If the A’s and MLB have really been plotting 10 years to get the A’s out of Oakland, then what’s the end game?  What city out there is a better alternative to Oakland?  Portland, Las Vegas, Charlotte…?  I don’t see it.

  8. the mower said...

    In regards to mlb and the a’s plotting 10 YEARS to get out of oakland, if you can’t find a new city/sucker to give you a better stadium agreement in 10 years, maybe you should just stay put.  i was living in denver when the a’s were supposed to be coming in 1980, that didn’t happen, and any other a’s move isn’t going to happen.  mlb and the a’s need oakland to work, and they need to make it work.

  9. RJK said...

    Relative to the post above, the end game is to find a city that will give an outstanding stadium arrangement.  It only takes one.  10 years ago, did anyone really think Oklahoma City would have an NBA team.  What Lew Wolff is lacking is a “co-conspirator” city that is ready fill ownership’s pockets with public money. 

    Las Vegas presents a some unique problems, but what about Memphis, Nashville, OKC, Tulsa, or Portland?  I suspect Charlotte would have been in the running were it not for the present banking woes.  I don’t think ownership looks broadly as to a better alternative.  If that were the case you would have never seen teams recently move to Nashville, New Orleans or OKC.  In no way were those cities better alternatives to the location in which the teams previously existed.  In fact, each of the examples supra moved from top-15 population centers to locations that are barely in the top-40 for metro population.  Instead, what existed was a municipality ready to give massive money (essentially) directly to ownership.

    While Oakland may run poorly, even cities with some strange city/regional govt. issues can figure out a way to give away money, see e.g. New Orleans.

  10. RJK said...

    I absolutely disagree w/ the Carl’s above assertion that baseball had to leave Montreal. Admittedly, the park was awful and people did not come for the last 10 years or so.  However, during the late 70’s and thru the mid 80’s, the Expos were in the top four of the NL in attendance, finishing 2nd in attendance in ‘83. 

    Montreal has about 3.7M in its statistical area, which would make it the 14th largest area in the US, b/w the Twin Cities and Denver.  Unfortunately, Montreal was plagued by horrendous ownership once Bronfman pulled out.  Following the Seagram’s folks, Brochu didn’t have nearly enough money and began his tenure by threatening to move the team to Phoenix. Loria didn’t want to be there in the 1st place.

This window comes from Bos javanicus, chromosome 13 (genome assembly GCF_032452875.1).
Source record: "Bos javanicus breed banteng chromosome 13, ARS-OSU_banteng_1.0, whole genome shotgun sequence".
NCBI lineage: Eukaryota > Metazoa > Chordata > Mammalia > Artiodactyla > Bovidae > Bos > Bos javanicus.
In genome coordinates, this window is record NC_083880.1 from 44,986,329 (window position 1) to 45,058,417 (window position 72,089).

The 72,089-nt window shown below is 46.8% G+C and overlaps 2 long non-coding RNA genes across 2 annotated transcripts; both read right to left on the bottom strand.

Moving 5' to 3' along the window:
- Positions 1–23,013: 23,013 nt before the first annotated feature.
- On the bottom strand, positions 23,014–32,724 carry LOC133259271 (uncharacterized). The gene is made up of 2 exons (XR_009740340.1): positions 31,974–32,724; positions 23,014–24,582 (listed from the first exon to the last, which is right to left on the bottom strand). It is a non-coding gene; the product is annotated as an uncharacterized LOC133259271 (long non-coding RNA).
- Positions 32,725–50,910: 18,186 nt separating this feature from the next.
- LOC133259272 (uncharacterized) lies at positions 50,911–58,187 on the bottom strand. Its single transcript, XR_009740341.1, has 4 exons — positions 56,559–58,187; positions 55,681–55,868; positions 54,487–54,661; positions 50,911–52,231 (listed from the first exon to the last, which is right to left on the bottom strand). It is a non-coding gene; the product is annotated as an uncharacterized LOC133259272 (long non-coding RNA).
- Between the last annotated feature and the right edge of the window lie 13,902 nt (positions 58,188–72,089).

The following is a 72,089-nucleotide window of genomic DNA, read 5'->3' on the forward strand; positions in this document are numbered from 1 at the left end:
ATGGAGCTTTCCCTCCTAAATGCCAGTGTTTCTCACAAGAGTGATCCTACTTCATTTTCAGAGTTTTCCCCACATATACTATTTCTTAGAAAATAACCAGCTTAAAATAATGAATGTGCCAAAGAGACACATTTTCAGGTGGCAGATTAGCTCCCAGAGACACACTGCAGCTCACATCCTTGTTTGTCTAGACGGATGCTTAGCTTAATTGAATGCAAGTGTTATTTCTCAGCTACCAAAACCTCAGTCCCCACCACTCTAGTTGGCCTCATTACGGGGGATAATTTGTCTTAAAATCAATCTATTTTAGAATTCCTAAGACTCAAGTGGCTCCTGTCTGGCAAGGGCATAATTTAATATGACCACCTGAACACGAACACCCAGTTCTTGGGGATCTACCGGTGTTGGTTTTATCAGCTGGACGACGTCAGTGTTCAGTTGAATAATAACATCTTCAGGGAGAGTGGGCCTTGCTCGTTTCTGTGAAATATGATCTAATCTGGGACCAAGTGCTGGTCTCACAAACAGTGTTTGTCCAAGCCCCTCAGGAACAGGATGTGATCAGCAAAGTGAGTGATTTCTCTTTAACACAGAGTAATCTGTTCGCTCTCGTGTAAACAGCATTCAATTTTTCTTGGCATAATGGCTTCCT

Certainly Le Stade didn’t help the situation either.  It was a bad place to play and Montreal was still dealing with debt 25 yrs. after the ‘76 games.  Nonetheless, it was Montreal’s ownership philosophy that doomed the team (in which MLB was complicit) not the location.

  11. gt said...

    One thing about Oakland that’s important to understand, is that it is not a large city of it’s own, but is a very small city, at the center of an enormous region that includes San Francisco and San Jose, and has over 7 million people within an hour’s drive.  The city itself has a couple of real bad neighborhoods that contribute to the negative press, but overall it’s quite an attractive and wealthy place.  MLB should not be hasty to abandon this great central location in the nation’s 5th largest metropolitan area.

    Unfortunately for the A’s, their current ballpark is situated in just about the worst part of town.  The main thing Oakland and the A’s should be focused on is getting a cozy little baseball-only park built in the downtown or uptown area. The downtown area is not only vastly superior to the current Coliseum location in terms of amenities and “curb appeal”, it’s also much more central to the region and would be somewhat easier for millions of people to get to…

    I think the current city leadership is on board with the concept of helping procure and develop a downton ballpark, but the A’s soured on the city due to trouble with previous administrations, and so things are still tangled and dysfunctional.  If the San Jose efforts by the A’s ownership fail to pan out over the next year or so, I expect a reconciliation to occur and one of the excellent Jack London Square ballpark proposals to take off.

Leave a Reply

Your email address will not be published. Required fields are marked *

You may use these HTML tags and attributes: <a href="" title=""> <abbr title=""> <acronym title=""> <b> <blockquote cite=""> <cite> <code> <del datetime=""> <em> <i> <q cite=""> <strike> <strong>